“…an employee bound implicitly by a duty of good faith towards the employer breaches that duty by remaining silent about knowledge possessed by the employee regarding the business interests of the employer being improperly undermined” (Extract from judgment below)
Our laws and courts provide strong protection for the right of employees to go on strike, and are quick to shield participants in a protected strike from any unlawful action against them by their employers.
But this is subject to the important provision that strikers (and their unions) must always act within the law, which includes the fundamental requirement that strike action must at all times be peaceful and non-violent.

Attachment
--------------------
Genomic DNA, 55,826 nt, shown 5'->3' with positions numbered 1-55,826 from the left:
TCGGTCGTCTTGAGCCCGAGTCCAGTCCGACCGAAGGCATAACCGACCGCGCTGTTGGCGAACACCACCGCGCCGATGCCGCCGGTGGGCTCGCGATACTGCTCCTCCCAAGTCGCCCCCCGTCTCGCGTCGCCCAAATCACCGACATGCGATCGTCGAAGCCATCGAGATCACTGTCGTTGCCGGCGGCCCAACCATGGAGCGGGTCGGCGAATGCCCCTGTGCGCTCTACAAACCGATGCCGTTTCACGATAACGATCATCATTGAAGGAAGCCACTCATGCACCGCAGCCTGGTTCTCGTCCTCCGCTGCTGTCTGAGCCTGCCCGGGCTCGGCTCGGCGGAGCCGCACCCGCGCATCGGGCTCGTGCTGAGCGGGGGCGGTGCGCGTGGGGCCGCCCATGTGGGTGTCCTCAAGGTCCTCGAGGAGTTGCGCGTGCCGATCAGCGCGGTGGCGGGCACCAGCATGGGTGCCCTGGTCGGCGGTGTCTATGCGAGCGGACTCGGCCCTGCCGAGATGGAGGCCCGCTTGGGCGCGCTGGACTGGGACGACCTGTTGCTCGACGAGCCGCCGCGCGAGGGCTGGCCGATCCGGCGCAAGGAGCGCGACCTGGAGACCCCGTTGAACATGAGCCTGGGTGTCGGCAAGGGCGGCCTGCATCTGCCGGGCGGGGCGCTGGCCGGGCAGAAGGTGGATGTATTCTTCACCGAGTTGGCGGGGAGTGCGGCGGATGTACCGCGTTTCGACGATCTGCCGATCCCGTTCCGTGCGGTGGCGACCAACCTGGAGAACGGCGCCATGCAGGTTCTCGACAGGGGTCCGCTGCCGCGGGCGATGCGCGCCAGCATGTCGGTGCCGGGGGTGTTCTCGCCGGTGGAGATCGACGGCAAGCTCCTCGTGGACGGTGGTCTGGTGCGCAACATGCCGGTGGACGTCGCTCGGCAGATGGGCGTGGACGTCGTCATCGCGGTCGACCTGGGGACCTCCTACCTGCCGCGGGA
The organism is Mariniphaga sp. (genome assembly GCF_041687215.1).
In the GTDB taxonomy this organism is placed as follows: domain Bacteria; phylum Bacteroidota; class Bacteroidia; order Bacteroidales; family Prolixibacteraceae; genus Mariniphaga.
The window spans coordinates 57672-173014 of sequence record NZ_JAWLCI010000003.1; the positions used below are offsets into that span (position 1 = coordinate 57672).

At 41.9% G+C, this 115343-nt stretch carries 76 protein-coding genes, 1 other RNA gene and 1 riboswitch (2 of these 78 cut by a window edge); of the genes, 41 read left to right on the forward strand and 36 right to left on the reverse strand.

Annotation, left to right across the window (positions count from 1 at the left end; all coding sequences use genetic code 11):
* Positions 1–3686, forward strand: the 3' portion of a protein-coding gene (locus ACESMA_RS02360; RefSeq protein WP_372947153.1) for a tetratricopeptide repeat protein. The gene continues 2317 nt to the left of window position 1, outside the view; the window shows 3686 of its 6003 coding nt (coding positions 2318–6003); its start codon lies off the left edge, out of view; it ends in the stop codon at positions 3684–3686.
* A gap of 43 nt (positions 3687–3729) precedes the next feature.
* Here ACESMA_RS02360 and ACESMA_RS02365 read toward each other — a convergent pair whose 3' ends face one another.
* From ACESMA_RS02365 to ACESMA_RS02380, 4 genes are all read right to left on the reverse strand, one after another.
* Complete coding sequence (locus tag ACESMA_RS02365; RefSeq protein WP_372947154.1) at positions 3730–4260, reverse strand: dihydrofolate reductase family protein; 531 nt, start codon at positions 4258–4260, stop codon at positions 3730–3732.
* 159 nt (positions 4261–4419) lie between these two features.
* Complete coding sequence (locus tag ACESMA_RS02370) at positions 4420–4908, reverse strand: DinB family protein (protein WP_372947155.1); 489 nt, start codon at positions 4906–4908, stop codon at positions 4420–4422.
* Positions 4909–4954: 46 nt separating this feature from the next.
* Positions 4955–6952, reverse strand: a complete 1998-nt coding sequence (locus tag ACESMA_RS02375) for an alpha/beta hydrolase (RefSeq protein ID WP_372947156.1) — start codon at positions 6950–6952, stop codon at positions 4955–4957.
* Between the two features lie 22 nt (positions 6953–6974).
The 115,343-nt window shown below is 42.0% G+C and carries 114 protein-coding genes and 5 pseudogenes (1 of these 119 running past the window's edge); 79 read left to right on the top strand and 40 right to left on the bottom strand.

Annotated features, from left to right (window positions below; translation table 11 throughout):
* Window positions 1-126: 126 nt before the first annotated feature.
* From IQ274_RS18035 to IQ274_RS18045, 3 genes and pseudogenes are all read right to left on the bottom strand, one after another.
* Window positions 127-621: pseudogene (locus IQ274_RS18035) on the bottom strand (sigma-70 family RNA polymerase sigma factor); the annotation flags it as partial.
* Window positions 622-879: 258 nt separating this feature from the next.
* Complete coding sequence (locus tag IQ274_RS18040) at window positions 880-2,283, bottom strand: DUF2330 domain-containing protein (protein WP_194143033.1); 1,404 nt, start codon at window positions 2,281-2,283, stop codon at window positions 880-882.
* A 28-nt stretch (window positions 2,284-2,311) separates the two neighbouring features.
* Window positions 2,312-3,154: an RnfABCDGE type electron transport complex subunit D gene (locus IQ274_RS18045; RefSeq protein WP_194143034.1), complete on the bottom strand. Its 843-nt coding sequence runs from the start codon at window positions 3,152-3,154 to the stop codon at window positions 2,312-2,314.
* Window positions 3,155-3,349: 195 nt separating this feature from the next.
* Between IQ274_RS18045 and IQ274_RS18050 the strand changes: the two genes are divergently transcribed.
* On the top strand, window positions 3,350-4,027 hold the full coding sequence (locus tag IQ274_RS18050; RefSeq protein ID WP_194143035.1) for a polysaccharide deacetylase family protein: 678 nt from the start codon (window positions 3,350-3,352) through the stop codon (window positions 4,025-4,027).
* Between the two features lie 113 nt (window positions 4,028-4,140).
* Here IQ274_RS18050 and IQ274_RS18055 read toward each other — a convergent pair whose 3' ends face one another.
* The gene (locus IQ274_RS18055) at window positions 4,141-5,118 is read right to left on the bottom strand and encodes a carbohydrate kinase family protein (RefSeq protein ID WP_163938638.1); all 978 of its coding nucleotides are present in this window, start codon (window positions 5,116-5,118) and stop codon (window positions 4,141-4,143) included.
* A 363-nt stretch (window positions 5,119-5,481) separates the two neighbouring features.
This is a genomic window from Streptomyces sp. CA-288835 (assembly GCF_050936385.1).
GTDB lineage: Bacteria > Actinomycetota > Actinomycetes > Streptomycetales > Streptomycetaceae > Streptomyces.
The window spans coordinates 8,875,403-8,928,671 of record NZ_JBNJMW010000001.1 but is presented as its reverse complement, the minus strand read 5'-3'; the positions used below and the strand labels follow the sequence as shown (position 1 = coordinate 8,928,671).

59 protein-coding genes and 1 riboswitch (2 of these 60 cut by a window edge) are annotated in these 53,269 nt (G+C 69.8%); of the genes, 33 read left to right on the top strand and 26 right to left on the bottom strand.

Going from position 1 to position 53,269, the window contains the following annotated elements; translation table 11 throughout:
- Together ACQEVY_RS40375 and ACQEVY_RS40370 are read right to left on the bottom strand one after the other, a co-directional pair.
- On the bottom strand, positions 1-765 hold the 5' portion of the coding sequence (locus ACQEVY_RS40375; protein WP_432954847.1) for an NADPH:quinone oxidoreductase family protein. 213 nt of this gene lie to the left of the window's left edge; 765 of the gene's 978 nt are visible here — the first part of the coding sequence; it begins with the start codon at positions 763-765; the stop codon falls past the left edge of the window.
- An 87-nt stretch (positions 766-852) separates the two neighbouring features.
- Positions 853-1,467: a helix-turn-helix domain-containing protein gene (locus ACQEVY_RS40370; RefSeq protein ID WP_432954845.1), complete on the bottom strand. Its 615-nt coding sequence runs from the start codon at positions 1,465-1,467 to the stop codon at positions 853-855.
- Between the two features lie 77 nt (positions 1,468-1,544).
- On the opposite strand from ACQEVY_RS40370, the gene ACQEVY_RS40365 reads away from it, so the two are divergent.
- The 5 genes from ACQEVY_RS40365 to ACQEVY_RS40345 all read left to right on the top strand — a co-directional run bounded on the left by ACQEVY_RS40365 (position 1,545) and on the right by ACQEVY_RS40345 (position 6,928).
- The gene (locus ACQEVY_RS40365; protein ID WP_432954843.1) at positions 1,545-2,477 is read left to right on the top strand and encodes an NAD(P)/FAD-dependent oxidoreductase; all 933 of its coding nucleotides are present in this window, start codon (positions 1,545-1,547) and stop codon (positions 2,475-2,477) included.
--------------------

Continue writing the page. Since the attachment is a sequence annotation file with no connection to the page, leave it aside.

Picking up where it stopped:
And, as a recent Labour Court decision shows, even employees innocent of any direct involvement in misconduct can be held liable if they refuse to assist in investigating it.
A strike turns violent
Trust, good faith, and the duty to identify offenders
The Labour Court, in upholding all these dismissals as being fair, set out and applied our law on “derivative misconduct” as follows –
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